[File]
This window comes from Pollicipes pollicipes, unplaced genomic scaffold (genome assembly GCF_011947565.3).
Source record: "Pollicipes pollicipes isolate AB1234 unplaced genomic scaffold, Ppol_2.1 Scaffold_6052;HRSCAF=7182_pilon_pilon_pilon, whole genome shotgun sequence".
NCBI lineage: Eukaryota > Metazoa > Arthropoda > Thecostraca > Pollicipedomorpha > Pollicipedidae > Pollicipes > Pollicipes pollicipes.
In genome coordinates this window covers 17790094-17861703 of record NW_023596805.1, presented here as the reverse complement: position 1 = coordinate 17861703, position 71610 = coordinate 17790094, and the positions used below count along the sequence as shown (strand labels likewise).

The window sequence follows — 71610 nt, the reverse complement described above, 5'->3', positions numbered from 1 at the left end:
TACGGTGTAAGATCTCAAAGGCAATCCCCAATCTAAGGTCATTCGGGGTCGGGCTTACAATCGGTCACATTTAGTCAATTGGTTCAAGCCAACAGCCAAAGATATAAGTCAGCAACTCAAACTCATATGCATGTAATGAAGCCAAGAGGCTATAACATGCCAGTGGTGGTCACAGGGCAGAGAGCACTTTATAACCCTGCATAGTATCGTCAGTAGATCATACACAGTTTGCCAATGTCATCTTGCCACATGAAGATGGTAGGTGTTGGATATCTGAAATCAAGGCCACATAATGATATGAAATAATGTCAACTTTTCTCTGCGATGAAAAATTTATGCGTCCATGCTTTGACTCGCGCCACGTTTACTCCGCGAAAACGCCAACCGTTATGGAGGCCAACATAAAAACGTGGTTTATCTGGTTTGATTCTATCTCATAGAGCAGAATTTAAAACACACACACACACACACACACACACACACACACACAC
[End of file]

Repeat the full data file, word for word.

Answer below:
This window comes from Pollicipes pollicipes, unplaced genomic scaffold (genome assembly GCF_011947565.3).
Source record: "Pollicipes pollicipes isolate AB1234 unplaced genomic scaffold, Ppol_2.1 Scaffold_6052;HRSCAF=7182_pilon_pilon_pilon, whole genome shotgun sequence".
NCBI lineage: Eukaryota > Metazoa > Arthropoda > Thecostraca > Pollicipedomorpha > Pollicipedidae > Pollicipes > Pollicipes pollicipes.
In genome coordinates this window covers 17790094-17861703 of record NW_023596805.1, presented here as the reverse complement: position 1 = coordinate 17861703, position 71610 = coordinate 17790094, and the positions used below count along the sequence as shown (strand labels likewise).

The window sequence follows — 71610 nt, the reverse complement described above, 5'->3', positions numbered from 1 at the left end:
TACGGTGTAAGATCTCAAAGGCAATCCCCAATCTAAGGTCATTCGGGGTCGGGCTTACAATCGGTCACATTTAGTCAATTGGTTCAAGCCAACAGCCAAAGATATAAGTCAGCAACTCAAACTCATATGCATGTAATGAAGCCAAGAGGCTATAACATGCCAGTGGTGGTCACAGGGCAGAGAGCACTTTATAACCCTGCATAGTATCGTCAGTAGATCATACACAGTTTGCCAATGTCATCTTGCCACATGAAGATGGTAGGTGTTGGATATCTGAAATCAAGGCCACATAATGATATGAAATAATGTCAACTTTTCTCTGCGATGAAAAATTTATGCGTCCATGCTTTGACTCGCGCCACGTTTACTCCGCGAAAACGCCAACCGTTATGGAGGCCAACATAAAAACGTGGTTTATCTGGTTTGATTCTATCTCATAGAGCAGAATTTAAAACACACACACACACACACACACACACACACACACACAC